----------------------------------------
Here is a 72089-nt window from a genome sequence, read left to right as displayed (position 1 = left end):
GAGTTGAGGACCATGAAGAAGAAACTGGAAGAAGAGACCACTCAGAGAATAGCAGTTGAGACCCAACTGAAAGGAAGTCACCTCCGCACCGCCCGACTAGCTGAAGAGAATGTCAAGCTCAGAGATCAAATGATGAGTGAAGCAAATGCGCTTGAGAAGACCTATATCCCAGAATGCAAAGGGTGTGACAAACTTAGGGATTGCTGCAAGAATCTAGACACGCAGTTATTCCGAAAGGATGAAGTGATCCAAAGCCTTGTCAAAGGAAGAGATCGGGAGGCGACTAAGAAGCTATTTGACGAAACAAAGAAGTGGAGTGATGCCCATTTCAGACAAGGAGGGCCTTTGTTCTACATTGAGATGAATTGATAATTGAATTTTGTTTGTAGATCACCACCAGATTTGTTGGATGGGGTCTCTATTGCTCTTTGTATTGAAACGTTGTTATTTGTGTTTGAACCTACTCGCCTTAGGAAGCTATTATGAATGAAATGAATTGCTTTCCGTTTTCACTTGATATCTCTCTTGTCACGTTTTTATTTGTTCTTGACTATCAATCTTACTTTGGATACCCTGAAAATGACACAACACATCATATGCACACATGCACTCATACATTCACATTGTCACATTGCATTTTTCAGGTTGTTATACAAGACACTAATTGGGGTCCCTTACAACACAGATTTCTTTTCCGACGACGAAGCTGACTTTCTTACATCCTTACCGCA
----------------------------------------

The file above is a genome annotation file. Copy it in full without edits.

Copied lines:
Here is a 72089-nt window from a genome sequence, read left to right as displayed (position 1 = left end):
GAGTTGAGGACCATGAAGAAGAAACTGGAAGAAGAGACCACTCAGAGAATAGCAGTTGAGACCCAACTGAAAGGAAGTCACCTCCGCACCGCCCGACTAGCTGAAGAGAATGTCAAGCTCAGAGATCAAATGATGAGTGAAGCAAATGCGCTTGAGAAGACCTATATCCCAGAATGCAAAGGGTGTGACAAACTTAGGGATTGCTGCAAGAATCTAGACACGCAGTTATTCCGAAAGGATGAAGTGATCCAAAGCCTTGTCAAAGGAAGAGATCGGGAGGCGACTAAGAAGCTATTTGACGAAACAAAGAAGTGGAGTGATGCCCATTTCAGACAAGGAGGGCCTTTGTTCTACATTGAGATGAATTGATAATTGAATTTTGTTTGTAGATCACCACCAGATTTGTTGGATGGGGTCTCTATTGCTCTTTGTATTGAAACGTTGTTATTTGTGTTTGAACCTACTCGCCTTAGGAAGCTATTATGAATGAAATGAATTGCTTTCCGTTTTCACTTGATATCTCTCTTGTCACGTTTTTATTTGTTCTTGACTATCAATCTTACTTTGGATACCCTGAAAATGACACAACACATCATATGCACACATGCACTCATACATTCACATTGTCACATTGCATTTTTCAGGTTGTTATACAAGACACTAATTGGGGTCCCTTACAACACAGATTTCTTTTCCGACGACGAAGCTGACTTTCTTACATCCTTACCGCA